Label-Free and Highly Sensitive Detection of Buckwheat 16kD Allergenic Protein with Field Effect Transistor (FET) Sensor and Immunochromatography Strip

Wednesday, 4 October 2017
National Harbor 10 (Gaylord National Resort and Convention Center)
Y. Harada, M. Tsuna (Nippon Flour Mills Co., Ltd.), S. Hideshima, M. Saito, S. Kuroiwa, T. Nakanishi (Waseda University), and T. Osaka (Grad. School of Advanced Science and Eng.)
A field effect transistor (FET) sensor detects the change in charge generated by binding of a specific target molecule to the sensor. This simple mechanism allows label-free rapid detection. However, the sensitivity of detection depends on the net charge of the targeted molecule. Buckwheat 2S albumin (BWp16), which is one of the major allergens of buckwheat, constitutes an analyte of buckwheat in food, but its small net charge limits its sensitivity to a FET sensor. We show here that pretreatment of BWp16 with sodium dodecyl sulfate (SDS) increases the net charge of this analyte and increases sensitivity to 1 ng/ml of BWp16 using a FET sensor. Our results suggest a FET sensor is applicable to food safety management. We also developed an immunochromatography assay strip for convenient and rapid detection of BWp16 to a lower limit of 5 ng/ml.

Food Allergen Labeling Regulations in Japan require mandatory labeling of seven allergens in foods at 10 µg/g or more, including buckwheat proteins. Allergenic contamination of food is usually monitored using enzyme-linked-immunosorbent-assay (ELISA), which requires multiple handling steps, an enzyme-labeled secondary antibody, and optical equipment for quantification. In contrast, a FET sensor and an immunochromatography assay strip are potential assay tools without those drawbacks due to their direct sensing mechanism.

In this study, we propose a FET sensor and an immunochromatography assay strip be devised for detection of buckwheat protein. Here we attempt to improve the sensitivity of a FET sensor for buckwheat protein BWp16 by increasing the net charge of its molecules.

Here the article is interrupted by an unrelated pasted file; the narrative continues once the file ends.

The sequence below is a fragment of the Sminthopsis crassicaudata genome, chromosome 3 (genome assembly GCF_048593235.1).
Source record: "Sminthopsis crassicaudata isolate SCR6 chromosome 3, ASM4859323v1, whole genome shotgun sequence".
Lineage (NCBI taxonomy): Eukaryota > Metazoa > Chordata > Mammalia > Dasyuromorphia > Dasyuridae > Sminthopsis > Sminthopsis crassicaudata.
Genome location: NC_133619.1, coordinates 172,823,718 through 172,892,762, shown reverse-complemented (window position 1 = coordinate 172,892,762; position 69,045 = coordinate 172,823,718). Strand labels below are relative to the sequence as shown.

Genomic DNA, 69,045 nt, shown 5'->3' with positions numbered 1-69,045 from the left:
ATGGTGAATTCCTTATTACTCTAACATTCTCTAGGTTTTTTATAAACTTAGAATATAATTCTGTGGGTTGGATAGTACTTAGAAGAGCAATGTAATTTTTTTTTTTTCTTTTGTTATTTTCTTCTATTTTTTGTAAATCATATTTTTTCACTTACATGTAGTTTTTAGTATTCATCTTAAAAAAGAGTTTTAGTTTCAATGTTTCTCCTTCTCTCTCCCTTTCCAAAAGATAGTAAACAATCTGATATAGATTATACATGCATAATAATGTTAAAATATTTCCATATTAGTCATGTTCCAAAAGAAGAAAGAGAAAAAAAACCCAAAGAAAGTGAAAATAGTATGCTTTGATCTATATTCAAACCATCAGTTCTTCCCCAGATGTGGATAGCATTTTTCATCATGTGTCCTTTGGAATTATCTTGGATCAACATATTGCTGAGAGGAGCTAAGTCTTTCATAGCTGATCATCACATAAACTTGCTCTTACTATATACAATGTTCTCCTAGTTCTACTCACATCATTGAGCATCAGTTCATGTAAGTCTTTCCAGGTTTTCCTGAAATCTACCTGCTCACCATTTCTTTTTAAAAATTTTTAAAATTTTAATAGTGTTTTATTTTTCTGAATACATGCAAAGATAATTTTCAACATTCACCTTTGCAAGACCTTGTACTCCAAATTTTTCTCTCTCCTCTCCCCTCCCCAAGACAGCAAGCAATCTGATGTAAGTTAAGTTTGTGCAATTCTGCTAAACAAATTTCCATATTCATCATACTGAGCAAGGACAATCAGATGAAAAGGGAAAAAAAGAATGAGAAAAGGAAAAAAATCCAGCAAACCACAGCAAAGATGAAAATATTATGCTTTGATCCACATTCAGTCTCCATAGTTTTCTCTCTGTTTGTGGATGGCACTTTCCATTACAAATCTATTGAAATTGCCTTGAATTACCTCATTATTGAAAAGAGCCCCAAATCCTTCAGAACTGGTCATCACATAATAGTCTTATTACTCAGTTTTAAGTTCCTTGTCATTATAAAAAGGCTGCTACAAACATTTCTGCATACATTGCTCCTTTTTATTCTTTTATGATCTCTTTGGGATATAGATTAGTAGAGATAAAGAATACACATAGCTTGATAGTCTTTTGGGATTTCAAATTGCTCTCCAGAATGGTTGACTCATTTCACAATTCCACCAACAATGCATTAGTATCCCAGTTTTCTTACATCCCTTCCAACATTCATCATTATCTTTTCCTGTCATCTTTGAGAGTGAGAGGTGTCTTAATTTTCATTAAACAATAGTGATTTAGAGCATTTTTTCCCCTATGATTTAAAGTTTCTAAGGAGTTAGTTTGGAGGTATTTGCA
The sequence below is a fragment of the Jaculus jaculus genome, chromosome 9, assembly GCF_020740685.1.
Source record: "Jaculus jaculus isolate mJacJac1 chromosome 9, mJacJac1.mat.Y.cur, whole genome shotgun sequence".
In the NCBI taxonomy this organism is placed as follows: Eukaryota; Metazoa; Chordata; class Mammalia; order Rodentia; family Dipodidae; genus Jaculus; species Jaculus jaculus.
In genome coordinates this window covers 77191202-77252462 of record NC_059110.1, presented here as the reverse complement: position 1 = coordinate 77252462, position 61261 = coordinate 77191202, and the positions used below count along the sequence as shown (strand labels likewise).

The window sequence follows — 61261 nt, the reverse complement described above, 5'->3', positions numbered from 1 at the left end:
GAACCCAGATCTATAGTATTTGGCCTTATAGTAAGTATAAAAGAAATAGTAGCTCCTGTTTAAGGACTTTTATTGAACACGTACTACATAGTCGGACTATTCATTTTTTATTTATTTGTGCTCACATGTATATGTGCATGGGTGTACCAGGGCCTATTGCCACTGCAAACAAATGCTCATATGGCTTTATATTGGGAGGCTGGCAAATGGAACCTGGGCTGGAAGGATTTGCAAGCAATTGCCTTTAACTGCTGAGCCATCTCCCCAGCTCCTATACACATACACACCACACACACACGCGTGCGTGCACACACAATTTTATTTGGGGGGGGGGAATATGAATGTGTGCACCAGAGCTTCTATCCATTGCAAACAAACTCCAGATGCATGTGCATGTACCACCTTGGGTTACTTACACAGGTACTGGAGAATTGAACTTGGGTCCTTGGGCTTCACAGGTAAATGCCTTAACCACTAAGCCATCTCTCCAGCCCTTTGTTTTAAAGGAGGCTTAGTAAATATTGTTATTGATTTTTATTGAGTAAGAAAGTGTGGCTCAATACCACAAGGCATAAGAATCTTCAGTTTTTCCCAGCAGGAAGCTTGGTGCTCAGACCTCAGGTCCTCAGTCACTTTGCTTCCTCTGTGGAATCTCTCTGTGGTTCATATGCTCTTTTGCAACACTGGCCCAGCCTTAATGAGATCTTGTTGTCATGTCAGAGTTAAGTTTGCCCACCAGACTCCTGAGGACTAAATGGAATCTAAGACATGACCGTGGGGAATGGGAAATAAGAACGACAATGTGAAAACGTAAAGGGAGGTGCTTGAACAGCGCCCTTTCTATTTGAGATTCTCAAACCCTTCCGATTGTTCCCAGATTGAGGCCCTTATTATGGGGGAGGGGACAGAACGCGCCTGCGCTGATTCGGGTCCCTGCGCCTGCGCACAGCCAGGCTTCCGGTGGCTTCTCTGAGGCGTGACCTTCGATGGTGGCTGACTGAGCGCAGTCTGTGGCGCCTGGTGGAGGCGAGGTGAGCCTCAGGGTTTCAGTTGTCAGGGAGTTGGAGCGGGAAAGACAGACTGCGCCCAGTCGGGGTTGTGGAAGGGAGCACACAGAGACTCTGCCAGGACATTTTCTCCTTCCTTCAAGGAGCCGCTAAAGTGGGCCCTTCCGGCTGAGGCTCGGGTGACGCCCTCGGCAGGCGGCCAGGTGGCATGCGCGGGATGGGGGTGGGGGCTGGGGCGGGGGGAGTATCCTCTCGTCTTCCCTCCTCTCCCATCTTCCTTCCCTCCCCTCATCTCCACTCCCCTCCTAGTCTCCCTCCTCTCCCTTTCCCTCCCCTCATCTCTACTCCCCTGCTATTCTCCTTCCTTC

BWp16 was determined specifically using a FET sensor. The response of the FET sensor was improved markedly by pretreatment of recombinant BWp16 (rBWp16) with SDS. The response of the FET sensor was correlated positively with the concentration of rBWp16 down to a detection limit below1 ng/ml.

The charge number of BWp16 calculated from its molecular weight (15,106 Da) and isoelectric point (pH 5.25) was small (‚ąí3.67/molecule) at the sensing condition of pH 7.4 used with the FET sensor. After the pretreatment with SDS, BWp16 was covered with enough negative charge to increase sensitivity to approximately 10 ng of buckwheat proteins/g of food material.

We devised an immunochromatography assay strip and tested the strip on 40 food samples. The assay strip gave a lower limit of detection below 5ng/ml of BWp16.

SDS pretreatment of BWp16 protein from buckwheat increased its sensitivity to detection with a FET sensor nearly 1000-fold. This simple charge-amplification technique can increase the sensitivity of a FET sensor to a targeted protein that would ordinarily carry a small net charge.

Both a FET sensor and an immunochromatography assay strip achieved highly sensitive and specific detection of buckwheat protein.